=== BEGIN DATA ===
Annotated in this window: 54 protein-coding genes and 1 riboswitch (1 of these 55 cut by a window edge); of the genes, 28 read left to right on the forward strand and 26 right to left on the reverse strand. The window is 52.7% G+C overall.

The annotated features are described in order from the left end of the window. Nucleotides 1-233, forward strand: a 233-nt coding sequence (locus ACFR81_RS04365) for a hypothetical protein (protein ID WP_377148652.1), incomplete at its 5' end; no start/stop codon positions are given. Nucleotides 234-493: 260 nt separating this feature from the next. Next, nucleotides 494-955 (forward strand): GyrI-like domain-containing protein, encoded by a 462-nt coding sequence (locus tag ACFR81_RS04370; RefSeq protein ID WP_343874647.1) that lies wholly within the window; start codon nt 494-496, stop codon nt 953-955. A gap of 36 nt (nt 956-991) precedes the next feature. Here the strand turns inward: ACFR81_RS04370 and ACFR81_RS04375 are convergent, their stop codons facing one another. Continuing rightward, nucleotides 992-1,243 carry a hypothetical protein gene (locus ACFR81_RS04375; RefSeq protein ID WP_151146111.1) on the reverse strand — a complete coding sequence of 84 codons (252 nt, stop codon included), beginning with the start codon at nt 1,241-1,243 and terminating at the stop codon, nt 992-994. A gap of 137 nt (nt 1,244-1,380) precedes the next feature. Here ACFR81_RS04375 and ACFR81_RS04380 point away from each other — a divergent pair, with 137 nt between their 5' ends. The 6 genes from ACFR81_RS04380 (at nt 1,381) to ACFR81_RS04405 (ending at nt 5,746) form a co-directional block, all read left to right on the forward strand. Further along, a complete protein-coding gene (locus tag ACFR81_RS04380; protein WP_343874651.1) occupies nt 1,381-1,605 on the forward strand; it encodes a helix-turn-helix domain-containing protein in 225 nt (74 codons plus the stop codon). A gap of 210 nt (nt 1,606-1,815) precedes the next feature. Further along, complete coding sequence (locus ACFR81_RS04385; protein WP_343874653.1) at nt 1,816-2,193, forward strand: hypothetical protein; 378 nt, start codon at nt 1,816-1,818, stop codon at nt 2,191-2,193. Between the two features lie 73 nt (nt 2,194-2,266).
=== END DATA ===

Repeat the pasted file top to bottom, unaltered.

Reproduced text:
Annotated in this window: 54 protein-coding genes and 1 riboswitch (1 of these 55 cut by a window edge); of the genes, 28 read left to right on the forward strand and 26 right to left on the reverse strand. The window is 52.7% G+C overall.

The annotated features are described in order from the left end of the window. Nucleotides 1-233, forward strand: a 233-nt coding sequence (locus ACFR81_RS04365) for a hypothetical protein (protein ID WP_377148652.1), incomplete at its 5' end; no start/stop codon positions are given. Nucleotides 234-493: 260 nt separating this feature from the next. Next, nucleotides 494-955 (forward strand): GyrI-like domain-containing protein, encoded by a 462-nt coding sequence (locus tag ACFR81_RS04370; RefSeq protein ID WP_343874647.1) that lies wholly within the window; start codon nt 494-496, stop codon nt 953-955. A gap of 36 nt (nt 956-991) precedes the next feature. Here the strand turns inward: ACFR81_RS04370 and ACFR81_RS04375 are convergent, their stop codons facing one another. Continuing rightward, nucleotides 992-1,243 carry a hypothetical protein gene (locus ACFR81_RS04375; RefSeq protein ID WP_151146111.1) on the reverse strand — a complete coding sequence of 84 codons (252 nt, stop codon included), beginning with the start codon at nt 1,241-1,243 and terminating at the stop codon, nt 992-994. A gap of 137 nt (nt 1,244-1,380) precedes the next feature. Here ACFR81_RS04375 and ACFR81_RS04380 point away from each other — a divergent pair, with 137 nt between their 5' ends. The 6 genes from ACFR81_RS04380 (at nt 1,381) to ACFR81_RS04405 (ending at nt 5,746) form a co-directional block, all read left to right on the forward strand. Further along, a complete protein-coding gene (locus tag ACFR81_RS04380; protein WP_343874651.1) occupies nt 1,381-1,605 on the forward strand; it encodes a helix-turn-helix domain-containing protein in 225 nt (74 codons plus the stop codon). A gap of 210 nt (nt 1,606-1,815) precedes the next feature. Further along, complete coding sequence (locus ACFR81_RS04385; protein WP_343874653.1) at nt 1,816-2,193, forward strand: hypothetical protein; 378 nt, start codon at nt 1,816-1,818, stop codon at nt 2,191-2,193. Between the two features lie 73 nt (nt 2,194-2,266).